Nobody - including business professionals and those who want to be employed - enjoys talking about unemployment, or the state of being out of work for those who are fit to hold a job, but it’s an important consideration of the financial industry. The unemployment rate, or the official percentage of work-eligible persons who aren’t currently hired, is often used to gauge the health of an area’s economy generally; broadly speaking, a high unemployment rate indicates a poorly performing economy, while a low unemployment rate indicates a solid economy.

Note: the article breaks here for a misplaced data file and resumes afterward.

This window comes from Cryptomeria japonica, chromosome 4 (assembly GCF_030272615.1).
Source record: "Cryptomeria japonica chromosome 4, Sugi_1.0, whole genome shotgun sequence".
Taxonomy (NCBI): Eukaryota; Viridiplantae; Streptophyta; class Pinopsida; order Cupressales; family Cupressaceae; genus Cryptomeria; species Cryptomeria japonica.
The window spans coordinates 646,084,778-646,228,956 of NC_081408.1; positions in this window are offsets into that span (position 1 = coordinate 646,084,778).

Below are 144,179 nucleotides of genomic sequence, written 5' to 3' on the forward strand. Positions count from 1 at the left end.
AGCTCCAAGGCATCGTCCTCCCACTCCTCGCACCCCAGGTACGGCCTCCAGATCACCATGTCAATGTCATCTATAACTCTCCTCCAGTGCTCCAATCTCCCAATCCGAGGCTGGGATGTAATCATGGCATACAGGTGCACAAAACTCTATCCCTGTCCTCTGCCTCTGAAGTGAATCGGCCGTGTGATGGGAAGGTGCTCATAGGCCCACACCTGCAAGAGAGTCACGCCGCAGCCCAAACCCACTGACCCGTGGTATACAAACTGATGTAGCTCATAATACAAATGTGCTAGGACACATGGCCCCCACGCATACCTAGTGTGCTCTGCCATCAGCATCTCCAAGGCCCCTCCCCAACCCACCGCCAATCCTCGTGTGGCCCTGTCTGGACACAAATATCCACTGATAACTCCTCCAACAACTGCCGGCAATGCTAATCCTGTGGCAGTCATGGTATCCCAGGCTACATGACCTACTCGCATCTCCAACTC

With that said, an unemployment rate of zero percent, meaning that every single eligible individual in an area is employed, is entirely unrealistic, and will never be seen. Full employment refers to an unemployment rate wherein almost every eligible employee is working, and a rate wherein few additional individuals can be expected to work. The common reasons for these persons not working could include their coming into an abundance of wealth but temporarily deciding against retirement, and their choosing for personal reasons (such as caring for a family member) not to seek employment. Generally, an unemployment rate of just five percent or so is indicative of full employment. Accordingly, when the national or statewide unemployment rate is somewhere in the ballpark of five percent, it means that few individuals are unable to find work.
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